Malicious actors use deceptive tactics to harm the user, including the practice of disguising potentially risky apps as harmless apps. Over the past year, there have been numerous cases in which the review team has identified apps initially presented as harmless products (such as photo editors or puzzles) that, after verification, turned into pirated movie streaming platforms, illegal gambling apps or fraudulent and predatory loan issuers.

In some extreme cases, the team also identified and removed financial services apps involved in complex and malicious social engineering attempts to scam the user, including apps pretending to be known services to facilitate phishing campaigns and providing fraudulent financial and investment services. As a result of its constant work to verify each proposed app and investigate the presence of problematic apps in the App Store, in 2023, Apple’s team removed or rejected 40,000 apps from developers involved in deceptive bait-and-switch activity.

App Store has blocked potentially fraudulent transactions worth over USD 7 billion
App Store has blocked potentially fraudulent transactions worth over USD 7 billion

Apple Developer Program

Malicious actors may also design apps intending to deceive and cheat the user. In 2023, more than 248,000 apps were rejected from the App Store because they violated Apple’s policies against spam, blatantly copied other apps, or deceived the user. In addition, more than 38,000 apps were rejected because they contained hidden or undocumented functions. The App Store also bans apps designed to access users’ private and personal data without their permission or knowledge. Last year alone, more than 375,000 apps were rejected for privacy violations.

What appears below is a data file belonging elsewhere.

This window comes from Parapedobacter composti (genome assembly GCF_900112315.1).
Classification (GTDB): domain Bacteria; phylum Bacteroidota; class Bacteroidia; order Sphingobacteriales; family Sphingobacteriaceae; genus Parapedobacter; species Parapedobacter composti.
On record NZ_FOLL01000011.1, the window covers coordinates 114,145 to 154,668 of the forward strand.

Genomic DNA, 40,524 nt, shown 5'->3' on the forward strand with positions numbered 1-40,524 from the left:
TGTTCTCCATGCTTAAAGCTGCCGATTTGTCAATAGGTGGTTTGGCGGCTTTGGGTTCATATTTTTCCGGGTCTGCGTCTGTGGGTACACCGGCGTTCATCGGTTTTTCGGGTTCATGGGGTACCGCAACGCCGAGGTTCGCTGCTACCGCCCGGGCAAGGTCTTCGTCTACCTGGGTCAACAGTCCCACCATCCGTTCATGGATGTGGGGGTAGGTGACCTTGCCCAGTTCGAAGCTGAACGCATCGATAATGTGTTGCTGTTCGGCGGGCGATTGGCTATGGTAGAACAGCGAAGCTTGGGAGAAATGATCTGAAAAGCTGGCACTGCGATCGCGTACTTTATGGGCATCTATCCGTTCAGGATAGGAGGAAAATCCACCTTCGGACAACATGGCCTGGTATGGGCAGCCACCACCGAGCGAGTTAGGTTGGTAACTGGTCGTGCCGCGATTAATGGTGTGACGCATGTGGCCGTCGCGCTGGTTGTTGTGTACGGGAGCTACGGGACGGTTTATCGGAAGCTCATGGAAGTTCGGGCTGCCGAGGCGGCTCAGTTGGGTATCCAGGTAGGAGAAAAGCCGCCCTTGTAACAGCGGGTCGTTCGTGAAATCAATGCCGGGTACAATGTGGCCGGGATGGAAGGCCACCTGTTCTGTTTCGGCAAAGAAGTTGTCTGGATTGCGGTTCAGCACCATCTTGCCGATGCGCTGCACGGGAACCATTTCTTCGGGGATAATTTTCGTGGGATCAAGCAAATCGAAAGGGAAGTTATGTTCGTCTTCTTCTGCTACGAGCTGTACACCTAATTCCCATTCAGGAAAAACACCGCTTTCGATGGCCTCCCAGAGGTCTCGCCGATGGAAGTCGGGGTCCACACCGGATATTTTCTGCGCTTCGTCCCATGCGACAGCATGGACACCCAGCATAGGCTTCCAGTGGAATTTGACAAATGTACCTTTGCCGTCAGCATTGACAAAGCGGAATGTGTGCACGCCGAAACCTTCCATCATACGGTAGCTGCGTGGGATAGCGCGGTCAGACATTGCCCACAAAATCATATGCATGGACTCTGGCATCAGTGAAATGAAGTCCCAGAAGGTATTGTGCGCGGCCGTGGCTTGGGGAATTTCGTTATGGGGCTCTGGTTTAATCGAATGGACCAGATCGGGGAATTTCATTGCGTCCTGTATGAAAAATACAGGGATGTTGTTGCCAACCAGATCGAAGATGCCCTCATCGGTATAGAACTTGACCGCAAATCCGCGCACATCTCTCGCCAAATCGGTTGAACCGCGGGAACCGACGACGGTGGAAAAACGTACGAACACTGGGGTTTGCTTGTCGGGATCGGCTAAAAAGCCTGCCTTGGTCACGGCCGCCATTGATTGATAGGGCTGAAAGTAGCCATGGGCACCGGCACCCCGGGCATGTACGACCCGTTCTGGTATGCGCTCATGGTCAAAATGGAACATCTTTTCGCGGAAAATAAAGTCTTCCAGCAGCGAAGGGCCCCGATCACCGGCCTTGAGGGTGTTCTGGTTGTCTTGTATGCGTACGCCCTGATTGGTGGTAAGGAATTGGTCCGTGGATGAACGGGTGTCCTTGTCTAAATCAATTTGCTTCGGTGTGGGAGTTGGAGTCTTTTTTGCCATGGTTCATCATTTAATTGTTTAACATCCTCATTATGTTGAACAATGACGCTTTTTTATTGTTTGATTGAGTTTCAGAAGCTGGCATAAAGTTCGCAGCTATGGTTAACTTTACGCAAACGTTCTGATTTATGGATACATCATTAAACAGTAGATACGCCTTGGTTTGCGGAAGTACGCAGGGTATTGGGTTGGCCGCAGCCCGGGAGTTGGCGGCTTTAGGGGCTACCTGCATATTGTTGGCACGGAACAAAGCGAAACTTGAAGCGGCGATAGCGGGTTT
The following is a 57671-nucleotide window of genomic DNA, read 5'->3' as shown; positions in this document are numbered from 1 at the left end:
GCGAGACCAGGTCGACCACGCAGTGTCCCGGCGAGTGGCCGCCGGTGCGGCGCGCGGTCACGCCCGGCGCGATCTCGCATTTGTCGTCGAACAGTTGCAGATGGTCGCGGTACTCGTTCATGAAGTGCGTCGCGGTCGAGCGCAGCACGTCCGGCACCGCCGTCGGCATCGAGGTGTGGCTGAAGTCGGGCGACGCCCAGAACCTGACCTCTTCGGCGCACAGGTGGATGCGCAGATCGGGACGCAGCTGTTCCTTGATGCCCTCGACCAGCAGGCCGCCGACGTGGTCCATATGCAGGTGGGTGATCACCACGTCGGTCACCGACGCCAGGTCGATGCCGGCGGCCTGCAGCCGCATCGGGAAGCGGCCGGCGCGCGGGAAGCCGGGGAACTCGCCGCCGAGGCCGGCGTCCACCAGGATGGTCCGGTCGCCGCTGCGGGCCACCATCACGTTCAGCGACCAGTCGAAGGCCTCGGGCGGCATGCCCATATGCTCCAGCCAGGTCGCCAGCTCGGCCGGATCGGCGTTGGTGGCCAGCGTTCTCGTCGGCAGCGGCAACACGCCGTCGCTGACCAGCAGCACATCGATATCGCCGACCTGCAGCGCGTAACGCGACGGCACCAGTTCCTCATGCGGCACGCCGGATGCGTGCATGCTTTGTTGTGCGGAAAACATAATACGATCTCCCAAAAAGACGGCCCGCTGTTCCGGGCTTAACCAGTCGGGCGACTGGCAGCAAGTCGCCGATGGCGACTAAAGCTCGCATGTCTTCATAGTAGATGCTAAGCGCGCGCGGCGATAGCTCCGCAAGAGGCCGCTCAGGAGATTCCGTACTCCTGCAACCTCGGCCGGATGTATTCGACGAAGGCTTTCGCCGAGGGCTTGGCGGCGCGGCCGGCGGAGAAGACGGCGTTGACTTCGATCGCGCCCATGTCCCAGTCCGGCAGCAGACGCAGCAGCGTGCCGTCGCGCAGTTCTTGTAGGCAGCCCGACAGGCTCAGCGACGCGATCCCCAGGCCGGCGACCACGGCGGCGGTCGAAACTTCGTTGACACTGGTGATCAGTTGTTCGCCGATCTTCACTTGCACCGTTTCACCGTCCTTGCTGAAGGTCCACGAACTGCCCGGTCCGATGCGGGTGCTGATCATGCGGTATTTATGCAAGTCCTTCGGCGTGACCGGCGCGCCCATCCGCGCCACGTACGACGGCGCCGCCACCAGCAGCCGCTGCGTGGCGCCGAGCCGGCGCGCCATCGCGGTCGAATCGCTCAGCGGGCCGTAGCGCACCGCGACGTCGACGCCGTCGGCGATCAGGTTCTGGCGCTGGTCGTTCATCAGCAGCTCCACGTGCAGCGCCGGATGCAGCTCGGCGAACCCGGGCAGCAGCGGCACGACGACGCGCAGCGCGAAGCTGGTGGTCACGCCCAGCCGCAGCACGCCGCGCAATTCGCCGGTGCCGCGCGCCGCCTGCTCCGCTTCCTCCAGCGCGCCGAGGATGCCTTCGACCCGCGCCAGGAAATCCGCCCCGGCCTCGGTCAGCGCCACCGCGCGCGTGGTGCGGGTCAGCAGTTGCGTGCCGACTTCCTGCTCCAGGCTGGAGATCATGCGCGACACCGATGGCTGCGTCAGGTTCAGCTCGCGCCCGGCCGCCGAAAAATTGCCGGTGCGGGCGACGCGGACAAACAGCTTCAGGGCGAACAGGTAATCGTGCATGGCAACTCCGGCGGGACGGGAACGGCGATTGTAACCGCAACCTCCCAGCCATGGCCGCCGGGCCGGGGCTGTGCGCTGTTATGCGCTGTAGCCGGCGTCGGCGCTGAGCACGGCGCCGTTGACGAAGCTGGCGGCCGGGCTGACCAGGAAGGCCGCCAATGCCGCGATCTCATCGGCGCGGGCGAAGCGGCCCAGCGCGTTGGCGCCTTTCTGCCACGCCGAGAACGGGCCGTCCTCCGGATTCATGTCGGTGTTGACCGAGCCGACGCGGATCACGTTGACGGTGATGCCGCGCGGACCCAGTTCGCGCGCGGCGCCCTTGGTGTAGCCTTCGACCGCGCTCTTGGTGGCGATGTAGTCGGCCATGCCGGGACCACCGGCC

In the case of apps reported as fraudulent or malicious via Apple’s ‘Report a Problem’ tool, the app review team acts promptly to investigate and take necessary action. Fraudulent apps are immediately removed from the App Store, and the person who developed them risks expulsion from the Apple Developer Program, which would also result in any unapproved apps in his or her account not being published in the store. In 2023, the app verification team took action to prevent around 98,000 potentially fraudulent apps from reaching users in the App Store.

Payment and card fraud

From home products to entertainment services, apps have become the norm for purchasing. Apple is committed to protecting each user’s financial information through secure payment technologies like Apple Pay and StoreKit, which nearly 1 million apps use to sell goods and services on the App Store. And while fraud losses have reached new peaks globally, in 2023 Apple helped prevent more than $1.8 billion in potentially fraudulent transactions on its platform. Apple takes credit card fraud very seriously and continues its efforts to protect the App Store and those who use it. For example, when users make a purchase with Apple Pay, the system uses a specific number for their device and a unique transaction code: the card number is never stored on the device or Apple’s servers.

Furthermore, credit and debit card data are never shared with developers, thus eliminating another risk factor in payment transactions. When using Apple Pay to make a purchase online or in an app, cards with certain advanced anti-fraud features will allow the user’s device to evaluate information such as Apple ID, device and location (if location services for Wallet are enabled) to develop on-device fraud prevention evaluations. Apple also exploits advanced technologies combined with checks conducted by natural persons to detect when a stolen credit card is being used for illicit purposes. In 2023 alone, Apple prevented more than 3.5 million stolen credit cards from being used for fraudulent purchases and banned more than 1.1 million accounts from making further transactions.

Antonino Caffo has been involved in journalism, particularly technology, for fifteen years. He is interested in topics related to the world of IT security but also consumer electronics. Antonino writes for the most important Italian generalist and trade publications. You can see him, sometimes, on television explaining how technology works, which is not as trivial for everyone as it seems.